One ice cream innovator that should be mentioned by name is the Italian Antonio Latini, a steward in the office of the Spanish viceroy in Napoli. Latini experimented with recipes for the “Turkish sorbets” mentioned before, including the addition of dairy. His cookbook "Lo Scalco alla Moderna" (The Modern Steward) includes some of the earliest recorded recipes for Italian classics like tomato sauce, many sorbet recipes, and what is considered by many to be the first ice cream recipe.
Latini's contemporaries in France were also making progress toward real ice cream. In 1686, a Sicilian chef Francesco Procopia dei Cotelli, opened Cafe Procope in Paris. This cafe was possibly the first establishment to bring Italian gelato to France, though some say the cafe served only sweet, chilled drinks. Cafe Procope is still in business and it is the oldest functioning cafe in all of France. Possible French precursors to ice cream included a dessert called fromage. The name means “cheese”, possibly because it was chilled in cheese molds.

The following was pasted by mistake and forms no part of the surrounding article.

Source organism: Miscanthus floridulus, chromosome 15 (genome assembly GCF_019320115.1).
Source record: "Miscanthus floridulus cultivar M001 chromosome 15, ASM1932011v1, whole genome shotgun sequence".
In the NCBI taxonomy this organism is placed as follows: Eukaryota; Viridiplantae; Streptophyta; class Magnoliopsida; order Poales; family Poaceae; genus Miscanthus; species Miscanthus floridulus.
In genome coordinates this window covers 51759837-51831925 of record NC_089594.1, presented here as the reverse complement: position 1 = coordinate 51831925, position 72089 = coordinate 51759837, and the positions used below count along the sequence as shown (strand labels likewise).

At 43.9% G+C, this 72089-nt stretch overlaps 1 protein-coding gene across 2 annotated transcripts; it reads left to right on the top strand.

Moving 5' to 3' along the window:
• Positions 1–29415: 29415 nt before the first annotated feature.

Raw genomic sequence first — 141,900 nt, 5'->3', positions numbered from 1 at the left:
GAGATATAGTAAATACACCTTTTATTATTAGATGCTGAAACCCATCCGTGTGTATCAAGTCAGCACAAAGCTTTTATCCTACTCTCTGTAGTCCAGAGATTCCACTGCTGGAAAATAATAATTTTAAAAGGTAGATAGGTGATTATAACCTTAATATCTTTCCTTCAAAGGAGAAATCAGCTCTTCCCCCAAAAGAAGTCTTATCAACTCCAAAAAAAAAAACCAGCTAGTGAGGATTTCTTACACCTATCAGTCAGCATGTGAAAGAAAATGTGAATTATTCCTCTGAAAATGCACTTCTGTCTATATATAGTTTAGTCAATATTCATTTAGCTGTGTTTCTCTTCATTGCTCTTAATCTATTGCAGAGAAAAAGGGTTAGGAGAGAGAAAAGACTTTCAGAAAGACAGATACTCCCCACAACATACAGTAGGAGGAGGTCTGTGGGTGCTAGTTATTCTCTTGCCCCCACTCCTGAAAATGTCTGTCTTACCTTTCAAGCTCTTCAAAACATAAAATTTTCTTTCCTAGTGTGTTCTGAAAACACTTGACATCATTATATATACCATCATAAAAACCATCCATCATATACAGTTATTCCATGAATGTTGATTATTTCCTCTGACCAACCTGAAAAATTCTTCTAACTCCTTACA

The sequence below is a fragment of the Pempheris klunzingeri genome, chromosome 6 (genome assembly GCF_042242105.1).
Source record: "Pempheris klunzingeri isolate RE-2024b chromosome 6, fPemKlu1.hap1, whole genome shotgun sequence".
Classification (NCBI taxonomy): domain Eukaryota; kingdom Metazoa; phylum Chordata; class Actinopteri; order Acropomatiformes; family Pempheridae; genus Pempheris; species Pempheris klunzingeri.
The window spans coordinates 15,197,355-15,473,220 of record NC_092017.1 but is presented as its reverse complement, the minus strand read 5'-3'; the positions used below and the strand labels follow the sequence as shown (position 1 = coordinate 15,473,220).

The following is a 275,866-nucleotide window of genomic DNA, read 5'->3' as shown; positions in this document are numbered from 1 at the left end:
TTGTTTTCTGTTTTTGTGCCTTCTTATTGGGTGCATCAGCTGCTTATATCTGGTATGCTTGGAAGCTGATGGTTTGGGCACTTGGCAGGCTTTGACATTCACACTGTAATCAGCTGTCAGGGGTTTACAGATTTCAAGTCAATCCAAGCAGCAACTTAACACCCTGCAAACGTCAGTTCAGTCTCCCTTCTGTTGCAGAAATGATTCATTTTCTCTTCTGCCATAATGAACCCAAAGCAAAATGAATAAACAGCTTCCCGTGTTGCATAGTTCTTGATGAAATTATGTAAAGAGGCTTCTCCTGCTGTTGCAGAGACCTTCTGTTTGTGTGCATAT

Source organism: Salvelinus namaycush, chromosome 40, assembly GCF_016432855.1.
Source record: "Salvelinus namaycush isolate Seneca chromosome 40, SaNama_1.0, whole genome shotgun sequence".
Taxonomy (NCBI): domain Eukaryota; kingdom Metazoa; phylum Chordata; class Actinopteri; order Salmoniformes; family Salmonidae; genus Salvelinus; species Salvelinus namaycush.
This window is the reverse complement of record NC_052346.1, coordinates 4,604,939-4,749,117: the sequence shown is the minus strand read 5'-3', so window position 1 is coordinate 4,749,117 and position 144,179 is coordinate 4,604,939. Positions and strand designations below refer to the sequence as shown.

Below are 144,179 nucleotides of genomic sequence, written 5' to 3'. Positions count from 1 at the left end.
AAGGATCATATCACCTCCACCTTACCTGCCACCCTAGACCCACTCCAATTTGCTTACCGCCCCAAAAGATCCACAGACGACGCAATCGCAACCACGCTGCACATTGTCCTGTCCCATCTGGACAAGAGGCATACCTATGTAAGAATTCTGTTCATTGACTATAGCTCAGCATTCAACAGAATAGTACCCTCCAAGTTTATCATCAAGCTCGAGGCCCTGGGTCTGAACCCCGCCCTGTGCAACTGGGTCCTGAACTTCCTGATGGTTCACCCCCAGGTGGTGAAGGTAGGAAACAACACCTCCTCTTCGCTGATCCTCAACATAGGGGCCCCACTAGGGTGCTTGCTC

1692 saw the release of Latini's book, as well its French contemporary "La Maison Reglee"(The Well-orderd Home) by Nicolas Audiger. This volume contained clear recipes for making ices in the Italian style, and “creme glasee,” iced cream. Audiger's formula is almost identical to modern ice cream: Take two buckets, one inside the other, with the space between them filled with ice and salt. Stir the sweet cream mixture as it freezes until it is like snow.
Ice Cream in America